According to a public-opinion poll conducted by Kyodo News, 85.7% of those surveyed approved of the emperor’s desire to abdicate. And this poll was carried out before his video message, so the approval rating is likely to be even higher now. It is a level of support that the government cannot ignore. So the question becomes: What can be done to make it possible?
Abdication Issue Bothersome for Abe
Would the abdication right only be granted to the current emperor, or would it be a permanent right? Depending on the answer, it may become necessary to revise the Constitution. It seems to me, though, that Emperor Akihito, who has become a sort of symbol of liberalism in Japan, would not be in favor of revising the Constitution in any way. His repeated use of the phrase “symbol of the State” in his video message can be read as a rejection of the Liberal Democratic Party’s draft constitutional amendment, which calls for the emperor to be specified as the “head of state.”
Granted, the debate over abdication may not be directly related to the personal wishes of Emperor Akihito. Yet, if I consider what my own situation might be like in ten years’ time, when I am the same age the Emperor is now, I am not certain at all that I will be healthy enough to continue working. Even if his fundamental human rights are not recognized, I should think that at the very least his public appearances could be limited to just two or three a year so that he can relax a bit during his remaining years.
Just as Emperor Akihito said in his message that he wants to “continue to be with the people at all times,” many people in Japan would like to prioritize his own request to abdicate. Considering Emperor Akihito’s age, the abdication issue is not something that can be put off to a later date. Rather, he should be allowed to retire as soon as possible.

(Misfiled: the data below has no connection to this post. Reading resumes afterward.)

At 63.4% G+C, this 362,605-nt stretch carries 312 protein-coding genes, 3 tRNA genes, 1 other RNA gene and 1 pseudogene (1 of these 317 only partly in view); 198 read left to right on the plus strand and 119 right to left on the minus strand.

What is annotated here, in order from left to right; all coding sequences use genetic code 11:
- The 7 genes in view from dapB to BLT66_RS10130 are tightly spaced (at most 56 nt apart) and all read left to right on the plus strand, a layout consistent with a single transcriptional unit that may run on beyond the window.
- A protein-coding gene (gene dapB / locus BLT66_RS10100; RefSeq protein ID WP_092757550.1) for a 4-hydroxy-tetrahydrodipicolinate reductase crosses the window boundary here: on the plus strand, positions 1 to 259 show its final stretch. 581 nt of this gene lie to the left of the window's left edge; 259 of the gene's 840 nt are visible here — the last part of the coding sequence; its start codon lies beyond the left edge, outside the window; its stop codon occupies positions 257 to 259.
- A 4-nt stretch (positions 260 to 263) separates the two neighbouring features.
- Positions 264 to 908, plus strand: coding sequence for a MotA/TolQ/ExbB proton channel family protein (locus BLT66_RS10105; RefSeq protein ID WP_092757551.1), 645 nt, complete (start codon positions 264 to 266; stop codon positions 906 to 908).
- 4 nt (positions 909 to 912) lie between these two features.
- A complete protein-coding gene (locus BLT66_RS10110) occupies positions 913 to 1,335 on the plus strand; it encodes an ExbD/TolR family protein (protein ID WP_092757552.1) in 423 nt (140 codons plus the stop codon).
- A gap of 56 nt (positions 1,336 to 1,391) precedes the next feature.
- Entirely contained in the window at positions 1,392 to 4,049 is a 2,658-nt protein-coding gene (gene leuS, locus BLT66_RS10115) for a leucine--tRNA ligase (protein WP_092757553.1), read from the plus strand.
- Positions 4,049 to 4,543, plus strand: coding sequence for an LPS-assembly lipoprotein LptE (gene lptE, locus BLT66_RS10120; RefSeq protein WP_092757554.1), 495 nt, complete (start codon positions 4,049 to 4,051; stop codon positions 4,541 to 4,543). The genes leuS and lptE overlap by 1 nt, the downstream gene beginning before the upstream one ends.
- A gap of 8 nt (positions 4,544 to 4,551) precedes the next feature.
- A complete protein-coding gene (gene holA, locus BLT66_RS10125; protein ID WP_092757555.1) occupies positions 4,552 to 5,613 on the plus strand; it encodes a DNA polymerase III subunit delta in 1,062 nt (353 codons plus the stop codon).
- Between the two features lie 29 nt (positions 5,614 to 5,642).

Conservatives seem to be largely opposed to granting the right of abdication. Although right-wing forces are currently backing opposition to abdication, the situation is a bit peculiar. That is to say, now that the government of Abe Shinzō has become so strong that the ruling party dominates the political landscape, liberalism in Japan is more or less dead. So I think it could be said that the most respected liberal in Japan today is Emperor Akihito.
Perhaps that accounts for why the Abe government finds the abdication issue so unwelcome and troublesome. The discomfort that Prime Minister Abe and other top officials feel about this issue is written on their faces.
(Originally published in Japanese on September 30, 2016. Banner photo: Emperor Akihito and Empress Michiko are seen off by a crowd at Shōnai Airport in Yamagata Prefecture, before flying back to Tokyo on September 12, 2016. © Jiji.)
Political journalist. Born in 1944 in Heilongjiang province in China. Joined the newspaper company Nikkei after graduating from Waseda University’s School of Political Science and Economics, with a degree in political economy. Published works include Kokka to seiji: Kiki no jidai no shidōsha zō. (State and Politics: Profiles of Leaders in an Age of Crisis) and Shimakura Chiyoko to iu jinsei (The Life of Shimakura Chiyoko).